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GLOBAL ERUPTION ROCKS THE SUN: A global eruption on the sun has shattered old ideas about solar activity. Researchers presented their surprising findings at a press conference yesterday at the American Geophysical Union meeting in San Francisco. Get the full story from Science@NASA.
GEMINID METEOR SHOWER: The Geminid meteor shower is peaking now. According to the International Meteor Organization, rates under ideally dark skies are topping 80 Geminids per hour. If it's dark where you live, go outside and look up. If not, try listening to the Geminids on Space Weather Radio.
Last night in the Hekla area of Iceland, the skies were anything but dark, but the Geminids made an appearance anyway:
"I went out for Geminids and got Northern Lights as a bonus," says photographer Borkur Hrolfsson.
more images: from David Harvey of Kitt Peak National Observatory, Arizona; from Guillaume Cannat of Mont Aigoual, France; from Greg Stablein of Memphis, TN; from Brian Klimowski of Flagstaff, AZ; from James Champagne of Madera Canyon, Arizona; from David Blanchard of Flagstaff, Arizona; from Sylvain Weiller of Saint Rémy lès Chevreuse, France; from James Beauchamp of Oklahoma City, OK; from Marsha Adams of Sedona, Arizona; from David Rosenkrantz of Usery Pass, Arizona; from Steve & Donna O'Meara of Mauna Loa, Hawaii; from Antonio Finazzi of Chiuduno (BG) Italy;
MAGNETIC ERUPTION : Earlier today around 1530 UT, a filament of magnetism lifted up from the surface of the sun and--snap!--erupted. NASA's Solar Dynamics Observatory recorded the action:
Click to play a 3MB animation
The blast produced an hours-long C2-class solar flare and hurled a magnificent CME into space: SOHO movie. The expanding cloud is not heading directly toward Earth, but it might deliver a glancing blow to our planet's magnetic field two or three days hence. Stay tuned for a more refined analysis later today.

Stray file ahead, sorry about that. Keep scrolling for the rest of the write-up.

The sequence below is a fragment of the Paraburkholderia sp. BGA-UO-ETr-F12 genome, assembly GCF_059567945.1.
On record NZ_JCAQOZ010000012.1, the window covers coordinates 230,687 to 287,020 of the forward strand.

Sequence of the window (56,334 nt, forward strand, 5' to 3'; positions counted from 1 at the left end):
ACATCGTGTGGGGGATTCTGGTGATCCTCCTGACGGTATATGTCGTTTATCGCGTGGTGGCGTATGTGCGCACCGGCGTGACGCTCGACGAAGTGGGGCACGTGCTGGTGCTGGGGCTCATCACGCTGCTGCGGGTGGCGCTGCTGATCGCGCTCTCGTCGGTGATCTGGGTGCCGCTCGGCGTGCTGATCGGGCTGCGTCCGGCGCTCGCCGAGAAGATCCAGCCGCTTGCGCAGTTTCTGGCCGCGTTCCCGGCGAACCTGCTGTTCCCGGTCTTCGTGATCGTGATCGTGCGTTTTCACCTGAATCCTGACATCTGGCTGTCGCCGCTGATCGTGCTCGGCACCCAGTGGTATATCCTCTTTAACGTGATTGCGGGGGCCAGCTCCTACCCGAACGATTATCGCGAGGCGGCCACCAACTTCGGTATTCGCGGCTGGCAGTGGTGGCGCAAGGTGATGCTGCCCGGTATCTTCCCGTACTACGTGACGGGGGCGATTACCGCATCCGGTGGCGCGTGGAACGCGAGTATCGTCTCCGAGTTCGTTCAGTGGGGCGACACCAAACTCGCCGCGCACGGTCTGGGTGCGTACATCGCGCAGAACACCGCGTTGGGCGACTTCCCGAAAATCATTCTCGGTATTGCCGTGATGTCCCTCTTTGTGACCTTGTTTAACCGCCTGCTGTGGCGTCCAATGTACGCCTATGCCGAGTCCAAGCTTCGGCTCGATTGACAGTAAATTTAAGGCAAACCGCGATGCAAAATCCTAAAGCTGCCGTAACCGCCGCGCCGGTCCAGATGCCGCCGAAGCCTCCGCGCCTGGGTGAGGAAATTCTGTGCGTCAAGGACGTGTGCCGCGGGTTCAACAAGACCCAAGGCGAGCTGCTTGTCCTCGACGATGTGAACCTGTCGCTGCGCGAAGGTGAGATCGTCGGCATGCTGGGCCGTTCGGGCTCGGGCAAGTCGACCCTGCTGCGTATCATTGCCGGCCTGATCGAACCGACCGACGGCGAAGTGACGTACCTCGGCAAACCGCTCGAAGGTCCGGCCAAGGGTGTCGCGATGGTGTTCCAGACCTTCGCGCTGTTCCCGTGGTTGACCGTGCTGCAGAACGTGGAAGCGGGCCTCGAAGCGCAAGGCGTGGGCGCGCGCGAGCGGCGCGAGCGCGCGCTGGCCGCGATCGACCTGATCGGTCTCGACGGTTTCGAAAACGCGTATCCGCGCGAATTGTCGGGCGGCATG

November 2010 Aurora Gallery
[previous Novembers: 2009, 2008, 2007, 2006, 2004, 2003, 2002, 2001, 2000]
Potentially Hazardous Asteroids (PHAs
) are space rocks larger than approximately 100m that can come closer to Earth than 0.05 AU. None of the known PHAs is on a collision course with our planet, although astronomers are finding new ones
all the time.
On December 14, 2010 there were 1167 potentially hazardous asteroids. Notes: LD means "Lunar Distance." 1 LD = 384,401 km, the distance between Earth and the Moon. 1 LD also equals 0.00256 AU. MAG is the visual magnitude of the asteroid on the date of closest approach.
| ||The official U.S. government space weather bureau |
| ||The first place to look for information about sundogs, pillars, rainbows and related phenomena. |
| ||Researchers call it a "Hubble for the sun." SDO is the most advanced solar observatory ever. |
| ||3D views of the sun from NASA's Solar and Terrestrial Relations Observatory |
| ||Realtime and archival images of the Sun from SOHO. |
| ||from the NOAA Space Environment Center |
| ||the underlying science of space weather |